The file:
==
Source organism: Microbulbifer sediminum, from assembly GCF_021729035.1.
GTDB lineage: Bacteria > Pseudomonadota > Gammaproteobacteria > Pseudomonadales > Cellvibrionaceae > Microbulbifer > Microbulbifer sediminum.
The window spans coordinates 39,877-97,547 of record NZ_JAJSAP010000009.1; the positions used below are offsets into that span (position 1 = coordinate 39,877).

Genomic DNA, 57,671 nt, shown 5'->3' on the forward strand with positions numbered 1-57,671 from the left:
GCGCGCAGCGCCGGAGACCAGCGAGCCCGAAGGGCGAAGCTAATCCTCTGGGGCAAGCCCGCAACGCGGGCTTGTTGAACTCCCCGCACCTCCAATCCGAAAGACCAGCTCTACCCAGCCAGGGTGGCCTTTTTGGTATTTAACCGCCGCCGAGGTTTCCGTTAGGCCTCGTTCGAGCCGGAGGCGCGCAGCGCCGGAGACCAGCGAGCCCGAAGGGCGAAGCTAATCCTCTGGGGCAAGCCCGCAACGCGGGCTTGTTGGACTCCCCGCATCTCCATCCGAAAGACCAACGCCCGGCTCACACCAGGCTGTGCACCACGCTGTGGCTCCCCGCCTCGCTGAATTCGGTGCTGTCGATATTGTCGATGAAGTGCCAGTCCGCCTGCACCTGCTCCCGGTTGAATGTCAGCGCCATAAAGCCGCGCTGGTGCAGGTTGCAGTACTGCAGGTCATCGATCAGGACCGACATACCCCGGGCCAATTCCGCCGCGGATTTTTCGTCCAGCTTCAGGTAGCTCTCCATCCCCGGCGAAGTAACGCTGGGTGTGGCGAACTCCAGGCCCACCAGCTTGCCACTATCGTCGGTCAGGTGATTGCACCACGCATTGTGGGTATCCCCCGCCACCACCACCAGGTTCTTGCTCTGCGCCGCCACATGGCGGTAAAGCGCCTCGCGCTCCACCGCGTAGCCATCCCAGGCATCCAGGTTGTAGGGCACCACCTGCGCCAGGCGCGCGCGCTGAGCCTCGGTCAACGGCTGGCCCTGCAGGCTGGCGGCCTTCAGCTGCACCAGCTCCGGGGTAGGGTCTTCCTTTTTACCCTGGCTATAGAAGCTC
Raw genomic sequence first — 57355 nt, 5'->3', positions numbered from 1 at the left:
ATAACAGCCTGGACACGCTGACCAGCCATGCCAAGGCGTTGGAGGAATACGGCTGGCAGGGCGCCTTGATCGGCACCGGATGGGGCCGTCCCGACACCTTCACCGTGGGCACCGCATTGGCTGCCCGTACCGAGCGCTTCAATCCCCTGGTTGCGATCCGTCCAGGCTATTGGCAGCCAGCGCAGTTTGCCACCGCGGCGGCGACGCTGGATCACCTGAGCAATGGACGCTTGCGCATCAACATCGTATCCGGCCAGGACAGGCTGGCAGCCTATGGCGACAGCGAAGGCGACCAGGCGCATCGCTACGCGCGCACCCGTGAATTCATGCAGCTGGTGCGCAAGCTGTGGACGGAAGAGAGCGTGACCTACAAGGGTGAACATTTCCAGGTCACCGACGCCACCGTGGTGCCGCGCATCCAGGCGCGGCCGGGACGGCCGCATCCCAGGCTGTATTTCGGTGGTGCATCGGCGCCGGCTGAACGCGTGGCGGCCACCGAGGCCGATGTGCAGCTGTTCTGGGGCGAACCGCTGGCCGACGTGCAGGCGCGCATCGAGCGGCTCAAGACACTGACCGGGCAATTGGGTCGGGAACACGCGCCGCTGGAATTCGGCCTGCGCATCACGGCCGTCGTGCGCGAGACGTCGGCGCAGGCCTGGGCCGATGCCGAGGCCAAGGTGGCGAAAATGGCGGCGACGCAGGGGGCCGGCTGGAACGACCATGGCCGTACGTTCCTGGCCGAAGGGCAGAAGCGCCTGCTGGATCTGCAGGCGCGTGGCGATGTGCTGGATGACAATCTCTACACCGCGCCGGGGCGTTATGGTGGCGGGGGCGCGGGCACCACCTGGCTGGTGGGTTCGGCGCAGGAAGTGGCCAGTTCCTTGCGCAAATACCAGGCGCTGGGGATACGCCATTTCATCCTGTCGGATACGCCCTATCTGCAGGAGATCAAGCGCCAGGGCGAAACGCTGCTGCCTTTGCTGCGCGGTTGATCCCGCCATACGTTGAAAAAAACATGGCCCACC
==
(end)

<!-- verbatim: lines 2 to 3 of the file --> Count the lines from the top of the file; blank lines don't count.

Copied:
GTDB lineage: Bacteria > Pseudomonadota > Gammaproteobacteria > Pseudomonadales > Cellvibrionaceae > Microbulbifer > Microbulbifer sediminum.
The window spans coordinates 39,877-97,547 of record NZ_JAJSAP010000009.1; the positions used below are offsets into that span (position 1 = coordinate 39,877).